Untethered

Tether me
to the riverbank
I will resist

There are currents
to follow, contours
to memorize

Let me soar
these wings capable
imagination intact.

(Image mine)

Flee The Cult

A life of servitude,
the guru said,
surely leads to Nirvana

No debate permitted –
we are but plebes
answer his every need

mere women, born
to serve, to nurture…

I flee the cult

Why? Because I can.
Servitude does not
negate free will.

(Tuesdays, I borrow from Twitter @Vjknutson. Image my own.)

Tempting

Escape sits
stalled,
waiting,
one small key
an ounce of courage
and off I’d go,
a wake of water
heralding my exit.

Instead,
I retreat –
courage resides elsewhere,
such exhilaration
belongs to youth –
will ponder adventure
another day –
wait,
stall,
escape
into a nap.

(Written for Twenty Four’s: 50 word Thursday.  Photo supplied with challenge.)

Of Wings

Winged things
are meant to fly,
like birds, and planes,
and dragonflies…
angels…

I had dreams once –
winged creatures
who soared
limitless skies…
free…

Until fear –
a cruel master –
caged my heart,
clipped my spirit…
broken…

Age and loss
turned the page,
locks illusions
unravelled…
escape…

Vulnerable,
I walk, remember
wings, lift my face
to inclement  weather…
fly…

(Written in response to Willow Poetry’s weekly challenge:  What do you See?)

Complexity of Freedom

Freedom is four hundred and fifty square feet of moveable tin, wheeling down the highway, destination unknown.  It is long walks through exotic forests, where focus lasts only as long as it takes to capture an image.  It is the privilege of sleeping and waking according to whim, routine an estranged concept.  It is the breeding ground for creativity – passion unleashed – and it is tainted by the hue of loneliness, the stark awareness that ties are strained, and those left behind feel abandoned.

Freedom’s highway calls –
hearts follow, passions flow, flee
guilt’s far-reaching pull.

(Written for DVerse’s Halibun Monday:  Complexity of Freedom prompt.)

Authenticity

The freedom to be unafraid,
even alone, connected
to a sense of purpose,
a trust in a higher being.

Never a thought given
to whether the attire is right,
hair just so, or whether or not
there’s enough money to live on.

Unfiltered honesty, a heart
full of wonder, a mind open
and eager to learn – will
unblemished by vanity.

Some call it naiveté
some call it innocence
I call it authenticity

this five-year-old sprite
whose simplicity of being
defies any other reality.

Ancestral Rot

British roots define
particular brand of
peculiarity – shared
claustrophobia –

fear of closeness;
need to lie down,
separate myself,
am married now

childless dreams
dust; I am cook,
cleaner – project
sparkle where dirt

still lingers, losing
rationality, not quite
catching on; want
to send flowers,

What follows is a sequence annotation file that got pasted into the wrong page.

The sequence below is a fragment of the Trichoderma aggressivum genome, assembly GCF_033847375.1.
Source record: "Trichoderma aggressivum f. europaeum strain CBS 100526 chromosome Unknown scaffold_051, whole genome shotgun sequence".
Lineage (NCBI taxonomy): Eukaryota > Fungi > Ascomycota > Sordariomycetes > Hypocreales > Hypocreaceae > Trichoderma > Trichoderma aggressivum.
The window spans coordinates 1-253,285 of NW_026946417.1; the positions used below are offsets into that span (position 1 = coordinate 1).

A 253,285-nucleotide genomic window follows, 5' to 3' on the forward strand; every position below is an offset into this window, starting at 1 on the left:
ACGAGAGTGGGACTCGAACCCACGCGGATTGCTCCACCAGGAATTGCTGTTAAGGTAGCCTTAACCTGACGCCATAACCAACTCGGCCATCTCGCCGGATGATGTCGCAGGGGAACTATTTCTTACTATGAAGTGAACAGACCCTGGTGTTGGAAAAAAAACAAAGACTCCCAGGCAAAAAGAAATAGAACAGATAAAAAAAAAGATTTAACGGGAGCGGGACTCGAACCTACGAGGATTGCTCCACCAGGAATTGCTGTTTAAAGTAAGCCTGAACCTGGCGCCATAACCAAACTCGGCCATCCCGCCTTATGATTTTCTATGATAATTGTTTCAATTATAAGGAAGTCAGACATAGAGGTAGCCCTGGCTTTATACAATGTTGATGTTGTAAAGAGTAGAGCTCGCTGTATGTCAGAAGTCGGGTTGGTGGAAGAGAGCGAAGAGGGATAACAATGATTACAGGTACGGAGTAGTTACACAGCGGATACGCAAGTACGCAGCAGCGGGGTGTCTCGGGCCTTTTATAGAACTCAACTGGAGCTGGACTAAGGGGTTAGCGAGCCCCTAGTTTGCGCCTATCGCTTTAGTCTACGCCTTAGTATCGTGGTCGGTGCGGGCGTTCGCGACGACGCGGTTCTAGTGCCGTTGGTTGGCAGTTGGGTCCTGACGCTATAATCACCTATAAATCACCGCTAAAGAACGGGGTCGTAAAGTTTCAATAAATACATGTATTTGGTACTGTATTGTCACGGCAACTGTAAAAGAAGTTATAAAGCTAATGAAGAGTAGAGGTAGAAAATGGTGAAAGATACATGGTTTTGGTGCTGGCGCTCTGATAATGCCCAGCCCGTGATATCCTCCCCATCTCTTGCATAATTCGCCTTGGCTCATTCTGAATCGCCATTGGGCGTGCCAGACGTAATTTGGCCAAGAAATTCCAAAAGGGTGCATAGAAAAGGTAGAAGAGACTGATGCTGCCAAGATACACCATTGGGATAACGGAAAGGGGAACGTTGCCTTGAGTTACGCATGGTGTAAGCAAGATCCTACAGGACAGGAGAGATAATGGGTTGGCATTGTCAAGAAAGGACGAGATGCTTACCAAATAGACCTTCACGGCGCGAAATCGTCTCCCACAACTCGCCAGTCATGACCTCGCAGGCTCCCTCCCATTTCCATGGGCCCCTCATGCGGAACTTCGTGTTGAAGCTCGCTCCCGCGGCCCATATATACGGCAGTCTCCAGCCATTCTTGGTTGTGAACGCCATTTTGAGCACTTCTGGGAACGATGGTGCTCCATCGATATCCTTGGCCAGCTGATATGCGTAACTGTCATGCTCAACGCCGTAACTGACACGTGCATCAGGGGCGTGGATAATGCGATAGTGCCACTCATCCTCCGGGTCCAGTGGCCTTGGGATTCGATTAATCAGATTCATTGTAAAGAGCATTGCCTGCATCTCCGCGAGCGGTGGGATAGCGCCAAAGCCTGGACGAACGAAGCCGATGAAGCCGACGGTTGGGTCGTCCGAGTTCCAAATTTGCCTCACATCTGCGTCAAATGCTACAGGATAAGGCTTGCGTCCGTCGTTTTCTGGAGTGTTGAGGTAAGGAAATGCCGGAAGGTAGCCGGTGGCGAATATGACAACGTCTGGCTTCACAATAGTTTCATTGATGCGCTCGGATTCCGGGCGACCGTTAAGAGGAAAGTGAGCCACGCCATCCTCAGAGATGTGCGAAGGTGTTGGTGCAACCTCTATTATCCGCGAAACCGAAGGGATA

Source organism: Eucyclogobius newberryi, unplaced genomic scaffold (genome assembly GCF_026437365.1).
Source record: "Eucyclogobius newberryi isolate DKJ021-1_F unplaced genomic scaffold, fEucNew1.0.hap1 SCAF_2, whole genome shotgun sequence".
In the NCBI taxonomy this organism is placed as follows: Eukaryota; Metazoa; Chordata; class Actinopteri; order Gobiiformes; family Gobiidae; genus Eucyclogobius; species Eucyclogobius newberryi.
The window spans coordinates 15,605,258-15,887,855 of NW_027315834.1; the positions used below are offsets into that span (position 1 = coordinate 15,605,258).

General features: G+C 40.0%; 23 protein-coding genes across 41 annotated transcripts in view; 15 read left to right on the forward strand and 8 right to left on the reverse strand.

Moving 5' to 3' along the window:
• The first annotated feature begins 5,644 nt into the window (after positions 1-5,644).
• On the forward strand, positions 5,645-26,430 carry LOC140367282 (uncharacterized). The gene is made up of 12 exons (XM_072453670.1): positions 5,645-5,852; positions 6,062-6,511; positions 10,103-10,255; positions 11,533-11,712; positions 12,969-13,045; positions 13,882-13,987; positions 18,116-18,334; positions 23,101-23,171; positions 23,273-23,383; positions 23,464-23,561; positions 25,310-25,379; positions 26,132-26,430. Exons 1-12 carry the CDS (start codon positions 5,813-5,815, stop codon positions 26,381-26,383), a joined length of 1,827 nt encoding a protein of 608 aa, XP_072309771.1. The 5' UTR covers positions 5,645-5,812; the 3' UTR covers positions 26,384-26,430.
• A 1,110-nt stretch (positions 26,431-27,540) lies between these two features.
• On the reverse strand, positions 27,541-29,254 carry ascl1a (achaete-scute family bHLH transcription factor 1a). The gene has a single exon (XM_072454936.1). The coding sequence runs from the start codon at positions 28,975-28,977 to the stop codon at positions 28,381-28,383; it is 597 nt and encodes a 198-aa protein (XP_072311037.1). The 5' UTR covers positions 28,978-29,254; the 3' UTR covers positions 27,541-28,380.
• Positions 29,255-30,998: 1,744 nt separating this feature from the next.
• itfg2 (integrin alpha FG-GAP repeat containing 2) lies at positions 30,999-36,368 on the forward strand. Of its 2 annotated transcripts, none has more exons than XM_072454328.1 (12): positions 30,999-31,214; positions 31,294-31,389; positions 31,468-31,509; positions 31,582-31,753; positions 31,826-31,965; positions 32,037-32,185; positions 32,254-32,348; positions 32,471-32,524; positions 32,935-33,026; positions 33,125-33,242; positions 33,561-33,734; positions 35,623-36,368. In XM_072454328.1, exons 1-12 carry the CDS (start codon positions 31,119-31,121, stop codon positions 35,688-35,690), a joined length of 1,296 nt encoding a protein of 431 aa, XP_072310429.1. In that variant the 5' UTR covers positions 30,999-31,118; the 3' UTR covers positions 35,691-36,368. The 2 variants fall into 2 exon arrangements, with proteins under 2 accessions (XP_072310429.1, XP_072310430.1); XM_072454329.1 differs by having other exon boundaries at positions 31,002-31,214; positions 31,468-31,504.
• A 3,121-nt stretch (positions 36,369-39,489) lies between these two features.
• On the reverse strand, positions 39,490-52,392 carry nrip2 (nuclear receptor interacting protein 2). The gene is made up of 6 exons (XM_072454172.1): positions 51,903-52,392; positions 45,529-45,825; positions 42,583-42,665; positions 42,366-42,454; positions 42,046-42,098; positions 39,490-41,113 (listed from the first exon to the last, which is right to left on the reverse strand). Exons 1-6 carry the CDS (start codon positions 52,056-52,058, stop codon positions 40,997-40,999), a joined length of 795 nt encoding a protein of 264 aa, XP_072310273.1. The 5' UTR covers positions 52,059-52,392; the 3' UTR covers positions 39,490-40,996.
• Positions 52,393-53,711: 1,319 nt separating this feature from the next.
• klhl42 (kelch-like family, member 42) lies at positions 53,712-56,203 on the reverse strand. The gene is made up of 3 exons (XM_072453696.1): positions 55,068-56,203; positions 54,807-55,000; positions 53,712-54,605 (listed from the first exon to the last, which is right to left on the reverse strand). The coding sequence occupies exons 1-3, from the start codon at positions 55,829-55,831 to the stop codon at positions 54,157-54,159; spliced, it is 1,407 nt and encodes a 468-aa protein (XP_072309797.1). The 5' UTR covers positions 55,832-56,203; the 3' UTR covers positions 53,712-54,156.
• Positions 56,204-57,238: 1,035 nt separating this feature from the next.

honour passings
but soul wounds,
unbandaged, gape –
hunger to be free.

(Image: www.apa.org)

Meaning of Life, Anyone?

If I could, I would ask the dead
about the secrets of life, raise
spirits to help me understand
this phenomena of cancer, the
need to find relief in addictions,
the key to successful relations.

Or perhaps It is the youth, set
on creating the next YouTube
sensation, who have insights
I should pay attention to, but
they seem to prefer contrived
reality, ignoring mundane life.

Asking the heads of education
what the guiding principles are
for living a good life seems use-
less; they are too buried beneath
the red tape of bureaucracy, out
of touch with front line teaching.

I might ask new immigrants who
carry with them an accented
authority and certainty about the
meaning of life that I have not
considered – their faith and hope
badges of courage that betray
our lack of social cohesiveness.

I feel compelled to investigate
why this hard-working, caring
soul has sold herself three times
for love and continues to come up
victim; is it an insatiable need
for attention or lack of willingness
to let go of the past and just be?

(Image: btloc.com)

 

Mastery

“Why can’t I play hockey, Mom?”

John and I were watching boy after boy try to shoot a puck through a hole punched out of the middle of a cardboard goalie.  It was a fundraising event for his older sisters’ school.

Truth was, I didn’t have a good answer; I just didn’t like the violence that playing hockey entailed.  How could I tell him that?  At four-years-old, John was already demonstrating a natural athletic talent.  Did I have a right to choose sports for him?

“Tell you what,”  I offered, “If you can hit a puck through that hole, I’ll let you play hockey.”

The odds were in my favour.  So far no one had been able to do it.

John shot four out of five.

As a goalie, he excelled at shutouts.  His quick reflexes and ability to anticipate his opponents moves served him well.

My fears about hockey were never founded.  John himself dropped out once body contact became part of the sport.  He had found a new passion to focus on:  skateboarding.

For fifteen years now, John has practiced diligently, pushing himself through the fear and pain, to become an accomplished skateboarder.   To onlookers he is “The King”, gliding through any course with grace and ease.  He makes it look so simple.

Only John knows how hard he has worked to hone this skill:  hour upon hour, overcoming disappointment and frustration, always willing to try again.  He talks about a ‘zone’ – a state of mind – that he strives for, which helps him maintain balance and focus.  His art is very disciplined.

When John rides the board, he is free.  A freedom only someone who has mastered the art of movement can  understand.